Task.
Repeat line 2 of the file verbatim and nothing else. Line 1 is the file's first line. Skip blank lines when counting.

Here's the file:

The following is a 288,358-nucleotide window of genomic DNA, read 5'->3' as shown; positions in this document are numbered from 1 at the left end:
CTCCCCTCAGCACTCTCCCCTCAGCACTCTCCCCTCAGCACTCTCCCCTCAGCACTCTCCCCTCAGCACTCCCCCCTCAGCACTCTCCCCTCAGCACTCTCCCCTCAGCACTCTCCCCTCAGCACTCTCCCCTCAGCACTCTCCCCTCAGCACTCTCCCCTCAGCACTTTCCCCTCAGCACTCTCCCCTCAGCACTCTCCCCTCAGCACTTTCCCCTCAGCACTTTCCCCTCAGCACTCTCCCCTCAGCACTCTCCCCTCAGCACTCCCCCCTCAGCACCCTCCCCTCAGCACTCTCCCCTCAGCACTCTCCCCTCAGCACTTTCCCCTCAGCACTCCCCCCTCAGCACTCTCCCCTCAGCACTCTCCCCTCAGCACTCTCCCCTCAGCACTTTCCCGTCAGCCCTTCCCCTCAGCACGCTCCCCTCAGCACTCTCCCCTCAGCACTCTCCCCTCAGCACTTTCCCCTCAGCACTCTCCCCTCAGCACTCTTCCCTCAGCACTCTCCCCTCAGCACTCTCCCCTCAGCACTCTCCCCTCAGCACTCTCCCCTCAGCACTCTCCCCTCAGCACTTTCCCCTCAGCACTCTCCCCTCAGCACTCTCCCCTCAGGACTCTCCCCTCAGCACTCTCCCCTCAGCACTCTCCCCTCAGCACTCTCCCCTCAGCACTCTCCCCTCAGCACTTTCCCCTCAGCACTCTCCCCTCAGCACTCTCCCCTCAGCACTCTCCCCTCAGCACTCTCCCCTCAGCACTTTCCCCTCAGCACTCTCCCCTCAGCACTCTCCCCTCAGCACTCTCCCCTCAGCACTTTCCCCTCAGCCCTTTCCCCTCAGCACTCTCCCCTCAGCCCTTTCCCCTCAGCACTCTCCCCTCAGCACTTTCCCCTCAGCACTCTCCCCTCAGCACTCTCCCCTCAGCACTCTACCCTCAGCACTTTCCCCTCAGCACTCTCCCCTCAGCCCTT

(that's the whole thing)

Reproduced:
CTCCCCTCAGCACTCTCCCCTCAGCACTCTCCCCTCAGCACTCTCCCCTCAGCACTCTCCCCTCAGCACTCCCCCCTCAGCACTCTCCCCTCAGCACTCTCCCCTCAGCACTCTCCCCTCAGCACTCTCCCCTCAGCACTCTCCCCTCAGCACTCTCCCCTCAGCACTTTCCCCTCAGCACTCTCCCCTCAGCACTCTCCCCTCAGCACTTTCCCCTCAGCACTTTCCCCTCAGCACTCTCCCCTCAGCACTCTCCCCTCAGCACTCCCCCCTCAGCACCCTCCCCTCAGCACTCTCCCCTCAGCACTCTCCCCTCAGCACTTTCCCCTCAGCACTCCCCCCTCAGCACTCTCCCCTCAGCACTCTCCCCTCAGCACTCTCCCCTCAGCACTTTCCCGTCAGCCCTTCCCCTCAGCACGCTCCCCTCAGCACTCTCCCCTCAGCACTCTCCCCTCAGCACTTTCCCCTCAGCACTCTCCCCTCAGCACTCTTCCCTCAGCACTCTCCCCTCAGCACTCTCCCCTCAGCACTCTCCCCTCAGCACTCTCCCCTCAGCACTCTCCCCTCAGCACTTTCCCCTCAGCACTCTCCCCTCAGCACTCTCCCCTCAGGACTCTCCCCTCAGCACTCTCCCCTCAGCACTCTCCCCTCAGCACTCTCCCCTCAGCACTCTCCCCTCAGCACTTTCCCCTCAGCACTCTCCCCTCAGCACTCTCCCCTCAGCACTCTCCCCTCAGCACTCTCCCCTCAGCACTTTCCCCTCAGCACTCTCCCCTCAGCACTCTCCCCTCAGCACTCTCCCCTCAGCACTTTCCCCTCAGCCCTTTCCCCTCAGCACTCTCCCCTCAGCCCTTTCCCCTCAGCACTCTCCCCTCAGCACTTTCCCCTCAGCACTCTCCCCTCAGCACTCTCCCCTCAGCACTCTACCCTCAGCACTTTCCCCTCAGCACTCTCCCCTCAGCCCTT